and milling programs which are generated automatically by the Tebis
software using feature and NC set
technology. To make this possible,
all DNC PCs installed directly in the
machining centers were equipped

Tebis viewers made it


possible to implement
paperless production
processes in machining
and assembly (photos:
BMW).

this, NC programming and production of the individual die components can be carried out independently and - most importantly - at the
same time. The components are separated on the basis of structures that
were generated by VAMOS or SolidE
and are defined by filters and layers.
ProLeiS keeps the die structure and
individual component assignments
intact even after separation, during
which process ProLeiS intervenes
directly into the Tebis software and
triggers a "physical separation".

As early as the year 2000, BMW


took the important step of expanding the Tebis solution to support the
companys process chain, with the
result that a uniform database can
now by accessed directly from the
shop floor. In addition to the 65 DNC
front-ends in the machining centers,
this involved adding over 100 shop
floor PCs to each workbench group
in Dingolfing, Munich and Eisenach
assembly shops. Because all Tebis
licenses are managed on a central
license server, users can access both
the viewer and CAD/CAM software
from any PC on the shop floor or in
the offices.
Unlimited in terms of model size,
the Tebis viewers come with a wide
range of functions, allowing engineers to determine precise dimensions on the triangulated mock-up
as well as on exact surfaces.
Additional functions are used to
check the quality of surface elements, generate dynamic sections
and display imported drilling features from VAMOS or SolidE.

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with Tebis CAD/CAM software, and


80 machine operators have already
been trained in NC programming.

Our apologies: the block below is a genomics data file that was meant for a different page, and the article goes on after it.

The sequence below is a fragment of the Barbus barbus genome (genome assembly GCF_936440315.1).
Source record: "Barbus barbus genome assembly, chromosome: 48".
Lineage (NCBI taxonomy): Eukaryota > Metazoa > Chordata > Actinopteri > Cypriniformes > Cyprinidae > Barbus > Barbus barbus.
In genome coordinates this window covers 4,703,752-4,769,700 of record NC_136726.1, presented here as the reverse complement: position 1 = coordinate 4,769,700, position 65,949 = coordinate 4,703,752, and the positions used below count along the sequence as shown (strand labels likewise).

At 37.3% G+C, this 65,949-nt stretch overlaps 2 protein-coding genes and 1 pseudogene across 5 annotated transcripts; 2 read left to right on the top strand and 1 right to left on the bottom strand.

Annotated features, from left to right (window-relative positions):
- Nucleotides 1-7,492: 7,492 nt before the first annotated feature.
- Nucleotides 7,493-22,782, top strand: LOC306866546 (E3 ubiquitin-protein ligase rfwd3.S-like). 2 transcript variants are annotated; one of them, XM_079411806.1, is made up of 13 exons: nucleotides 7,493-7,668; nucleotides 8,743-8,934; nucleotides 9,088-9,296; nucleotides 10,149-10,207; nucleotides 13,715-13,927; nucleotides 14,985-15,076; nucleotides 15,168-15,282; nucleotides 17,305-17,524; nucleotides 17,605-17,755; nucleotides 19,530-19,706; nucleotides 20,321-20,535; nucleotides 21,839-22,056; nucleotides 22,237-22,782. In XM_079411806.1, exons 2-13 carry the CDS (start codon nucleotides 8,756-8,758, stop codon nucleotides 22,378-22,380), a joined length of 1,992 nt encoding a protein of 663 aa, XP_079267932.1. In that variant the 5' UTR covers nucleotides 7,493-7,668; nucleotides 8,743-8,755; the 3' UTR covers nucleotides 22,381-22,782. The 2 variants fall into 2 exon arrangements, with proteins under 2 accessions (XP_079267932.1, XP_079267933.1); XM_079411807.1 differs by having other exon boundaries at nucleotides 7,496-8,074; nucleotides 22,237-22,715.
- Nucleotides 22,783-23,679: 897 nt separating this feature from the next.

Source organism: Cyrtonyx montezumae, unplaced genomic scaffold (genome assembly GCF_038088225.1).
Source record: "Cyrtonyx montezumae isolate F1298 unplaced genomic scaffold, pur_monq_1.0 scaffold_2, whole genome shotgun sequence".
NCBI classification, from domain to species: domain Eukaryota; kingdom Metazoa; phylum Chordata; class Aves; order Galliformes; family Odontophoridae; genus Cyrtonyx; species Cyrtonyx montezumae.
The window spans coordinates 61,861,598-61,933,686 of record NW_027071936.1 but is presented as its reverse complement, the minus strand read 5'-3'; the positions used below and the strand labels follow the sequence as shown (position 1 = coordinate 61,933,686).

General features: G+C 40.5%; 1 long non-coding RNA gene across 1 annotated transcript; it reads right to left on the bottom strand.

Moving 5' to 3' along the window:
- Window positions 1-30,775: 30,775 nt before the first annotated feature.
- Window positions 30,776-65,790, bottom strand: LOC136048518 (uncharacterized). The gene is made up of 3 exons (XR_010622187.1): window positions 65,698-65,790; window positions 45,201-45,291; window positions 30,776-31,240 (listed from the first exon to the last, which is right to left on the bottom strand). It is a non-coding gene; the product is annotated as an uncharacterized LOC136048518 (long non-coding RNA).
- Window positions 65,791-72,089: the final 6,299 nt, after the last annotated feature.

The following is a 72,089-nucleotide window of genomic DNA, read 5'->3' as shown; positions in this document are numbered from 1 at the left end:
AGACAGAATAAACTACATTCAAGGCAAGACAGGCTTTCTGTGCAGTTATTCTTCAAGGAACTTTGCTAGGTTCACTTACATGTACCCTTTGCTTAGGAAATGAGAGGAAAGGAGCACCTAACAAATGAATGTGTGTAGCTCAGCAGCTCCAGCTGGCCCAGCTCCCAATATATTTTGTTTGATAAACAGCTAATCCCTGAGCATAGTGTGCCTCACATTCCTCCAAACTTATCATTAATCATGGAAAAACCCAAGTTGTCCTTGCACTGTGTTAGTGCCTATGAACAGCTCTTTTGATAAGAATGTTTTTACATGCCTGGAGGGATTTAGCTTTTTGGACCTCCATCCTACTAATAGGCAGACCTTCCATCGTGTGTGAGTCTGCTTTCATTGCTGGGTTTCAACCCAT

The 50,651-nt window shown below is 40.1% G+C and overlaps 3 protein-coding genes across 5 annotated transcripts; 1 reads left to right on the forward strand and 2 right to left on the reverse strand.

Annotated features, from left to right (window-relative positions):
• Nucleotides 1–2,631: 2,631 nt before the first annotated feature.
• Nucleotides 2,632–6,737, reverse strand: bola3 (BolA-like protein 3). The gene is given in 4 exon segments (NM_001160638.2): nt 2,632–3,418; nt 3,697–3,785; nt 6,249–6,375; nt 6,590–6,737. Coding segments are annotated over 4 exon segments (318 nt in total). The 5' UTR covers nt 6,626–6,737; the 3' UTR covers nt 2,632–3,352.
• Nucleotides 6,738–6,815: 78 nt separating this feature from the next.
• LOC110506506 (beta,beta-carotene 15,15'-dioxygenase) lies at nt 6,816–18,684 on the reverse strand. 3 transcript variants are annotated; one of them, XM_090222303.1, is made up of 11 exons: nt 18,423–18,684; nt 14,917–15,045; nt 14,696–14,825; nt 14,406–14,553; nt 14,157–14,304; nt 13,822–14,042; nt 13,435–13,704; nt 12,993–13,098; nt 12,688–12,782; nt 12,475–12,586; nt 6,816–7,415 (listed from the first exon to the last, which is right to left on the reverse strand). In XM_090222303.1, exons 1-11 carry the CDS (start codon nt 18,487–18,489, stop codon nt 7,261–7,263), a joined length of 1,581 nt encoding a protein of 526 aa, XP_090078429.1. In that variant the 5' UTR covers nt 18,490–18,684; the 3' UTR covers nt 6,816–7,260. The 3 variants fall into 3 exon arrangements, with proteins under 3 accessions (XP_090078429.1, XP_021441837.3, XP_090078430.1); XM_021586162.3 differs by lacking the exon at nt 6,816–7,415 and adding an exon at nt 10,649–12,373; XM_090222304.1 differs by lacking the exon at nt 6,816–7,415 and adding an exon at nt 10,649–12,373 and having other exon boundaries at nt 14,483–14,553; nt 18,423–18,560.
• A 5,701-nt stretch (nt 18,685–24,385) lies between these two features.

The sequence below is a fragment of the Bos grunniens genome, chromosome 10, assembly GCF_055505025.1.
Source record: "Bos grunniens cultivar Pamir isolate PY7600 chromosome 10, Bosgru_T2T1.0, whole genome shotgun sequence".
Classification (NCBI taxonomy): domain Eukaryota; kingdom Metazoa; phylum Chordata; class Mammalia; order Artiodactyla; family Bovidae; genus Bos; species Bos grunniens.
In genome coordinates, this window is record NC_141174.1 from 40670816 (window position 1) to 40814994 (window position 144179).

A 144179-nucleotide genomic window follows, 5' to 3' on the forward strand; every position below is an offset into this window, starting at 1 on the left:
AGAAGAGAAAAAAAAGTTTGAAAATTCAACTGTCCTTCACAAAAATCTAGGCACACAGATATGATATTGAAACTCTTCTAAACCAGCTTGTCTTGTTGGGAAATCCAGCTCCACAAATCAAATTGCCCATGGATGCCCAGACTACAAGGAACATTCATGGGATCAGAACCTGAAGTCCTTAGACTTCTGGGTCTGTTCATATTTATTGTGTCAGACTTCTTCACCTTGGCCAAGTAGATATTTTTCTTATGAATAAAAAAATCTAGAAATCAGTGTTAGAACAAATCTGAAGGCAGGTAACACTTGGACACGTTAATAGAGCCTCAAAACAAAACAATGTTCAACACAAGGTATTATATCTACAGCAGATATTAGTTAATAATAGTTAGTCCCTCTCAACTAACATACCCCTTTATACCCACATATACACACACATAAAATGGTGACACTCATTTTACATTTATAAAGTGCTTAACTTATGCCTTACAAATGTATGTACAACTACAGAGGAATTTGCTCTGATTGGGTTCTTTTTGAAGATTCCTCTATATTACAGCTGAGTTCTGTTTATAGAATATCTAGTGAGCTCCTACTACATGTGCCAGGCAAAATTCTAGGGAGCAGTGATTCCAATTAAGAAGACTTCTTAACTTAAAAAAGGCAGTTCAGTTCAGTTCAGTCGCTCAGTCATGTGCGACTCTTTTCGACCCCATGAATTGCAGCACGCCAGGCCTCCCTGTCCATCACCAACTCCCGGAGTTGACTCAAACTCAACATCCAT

"We output all calculated 3- and 5axis NC programs in the neutral APT
format, which allows us to choose
the machine at a very late stage,"
says Paul Scheuerecker. During
transfer to the milling machine,
these NC programs are then automatically converted from the standard APT format to the file format
required by the CNC system being
used (on-the-fly post-processing).

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Calculated toolpaths can also be


simulated, analyzed and even edited. "The Tebis viewers receive excellent support from the higher-level
organizational framework of ProLeiS,
which helps the system gain broad
acceptance on the shop floor,"
reports Ludwig Ringlstetter, who is
responsible for viewer implementation. A total of 400 employees have
now received training on the Tebis
viewer.
On the Tebis front-ends, toolmakers can access all the same information they used to obtain from paper
blueprints. The ProLeiS solution
makes sure that the right files are
loaded from the server. For example,
the Tebis viewer software enables
toolmakers to retrieve all details
they need to assemble a die.

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The ProLeiS solution was developed specifically for die and mold
manufacturing and can be used to
manage and display all CAx data
needed for manufacturing as well as
other documents, depending on the
production structures. This means
that the solution provides a paperless concept that has become well
established in practice.
The ability to display CAx files in a
tree structure that resembles
Microsoft Explorer allows users to
quickly and easily access the information they need, organized according to project, method plan, production equipment number, die structure (positions), clamping positions
and NC programs.

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To maximize failure tolerance, the
ProLeiS database application was
implemented as an Oracle-based
client-server solution with a cluster
of Oracle database servers and
redundant file servers. The front-end
was created as a Visual Basic application, while the Tebis software is
integrated via a direct interface.

tural components and generating


offset curves. The results were subsequently stored on a central server.
However, an enormous amount of
paperwork was necessary to clearly
identify data and describe machine
operator tasks. "When changes had
to be made to the overall data
record, which is frequently the case,
we had to go to a lot of trouble to
localize them, which meant repeating most of the work wed done
before," adds Christian van Laak,